Alex Zendejas - FC Dallas - Chases the ball

The US, Mexico and 22 other nations will compete in the 16th edition of the FIFA U-17 World Cup, held in Chile from Oct. 17-Nov. 8, 2015.

Open to players born 1998 or later, the tournament is held every two years and can be both a showcase for some of the world’s most touted young players and a coming-out party for those who enter with relatively little fanfare.

The tournament began in 1985 as a U-16 championship, and African nations have won a surprising six of the 15 titles, including Nigeria taking their record fourth championship two years ago.

US schedule: Oct. 17 vs. Nigeria, Oct. 20 vs. Croatia, Oct. 23 at Chile

The US U-17 national team had reached every tournament until missing out in 2013, so their dramatic qualification in March – the US survived a six-round penalty shootout against Jamaica – was a big deal. The roster, selected by coach and three-time MLS Cup champion Richie Williams, includes professionals Alex Zendejas (FC Dallas), Tyler Adams (New York Red Bulls II) and Eric Lopez (LA Galaxy II), along with two highly touted attackers in Borussia Dortmund playmaker Christian Pulisic and New York Cosmos forward Haji Wright.


  1. Tough Group
    Defending champions Nigeria, talented Europeans Croatia and hosts Chile will not make it easy on the US. That said, the US have beaten Croatia in friendlies and tied Chile, so do not expect the Americans to be intimidated.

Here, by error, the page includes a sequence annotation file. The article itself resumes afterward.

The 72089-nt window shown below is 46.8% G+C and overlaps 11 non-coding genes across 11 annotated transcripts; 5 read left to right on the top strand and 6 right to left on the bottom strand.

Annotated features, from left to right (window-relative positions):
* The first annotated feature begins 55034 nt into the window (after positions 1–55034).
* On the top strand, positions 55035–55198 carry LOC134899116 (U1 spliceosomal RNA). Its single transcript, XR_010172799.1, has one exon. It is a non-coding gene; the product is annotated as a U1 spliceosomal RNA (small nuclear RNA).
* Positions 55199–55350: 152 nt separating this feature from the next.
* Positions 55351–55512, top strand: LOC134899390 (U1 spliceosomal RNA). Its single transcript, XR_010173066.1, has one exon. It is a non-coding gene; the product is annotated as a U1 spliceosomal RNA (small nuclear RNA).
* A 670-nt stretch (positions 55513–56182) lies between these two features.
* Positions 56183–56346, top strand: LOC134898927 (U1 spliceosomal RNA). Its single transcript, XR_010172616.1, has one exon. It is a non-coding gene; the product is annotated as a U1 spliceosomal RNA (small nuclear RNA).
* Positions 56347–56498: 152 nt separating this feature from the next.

2. Who pulls the strings with Pulisic?
    Christian Pulisic is the centerpiece of the US midfield and was one of only three players (with goalkeeper William Pulisic, Christian's cousin, and right back Matt Olosunde) to start every qualifier. But who plays with him in central midfield? In qualifying, Zendejas from FC Dallas and Fulham's Luca de la Torre saw most of the minutes alongside Pulisic in a 4-1-4-1 formation.
  3. Experience gap
    Will a more professionally experienced team pay off? Last time around, only 8 players were associated with professional teams; this time, 15 of the 21 are either professionals or in youth systems at professional clubs. Adams, one of the best examples, made 9 starts for the Red Bulls II this year and famously scored against Chelsea in a summer friendly.

The US roster includes one current MLS professional (Zendejas), two USL professionals for MLS clubs (Adams, Lopez) and five current MLS academy players (LA D Hugo Arellano, ORL wing Pierre da Silva, RSL D Tanner Dieterich, RBNY D Matt Olosunde, PHI D Auston Trusty). Mexico (and former US) GK Abraham Romero plays in the LA Galaxy academy.

For more American connections, Honduras goalkeeper Henry Mashburn is a tri-citizen (Honduras, Peru, US) who plays for Weston FC in Florida. 6-foot-3 New Zealand center back Hunter Ashworth was born in Scottsdale, Arizona, and played two years in the LA Galaxy academy before moving to Pateadores; he is now a freshman starter at the University of San Francisco.

Finally, Brazil backup goalkeeper Gabriel started for Flamengo at the 2014 Generation adidas Cup, where the Brazilian club finished fourth.

The gold standard for US youth national teams is the one that finished fourth in 1999 in New Zealand, a squad that included DaMarcus Beasley, Kyle Beckerman, Bobby Convey, Landon Donovan and Oguchi Onyewu. They remain the only American group to win a knockout-round game; the US reached the quarterfinals in 2003 and 2005 when it was a 16-team event and lost in the Round of 16 in 2007, 2009 and 2011.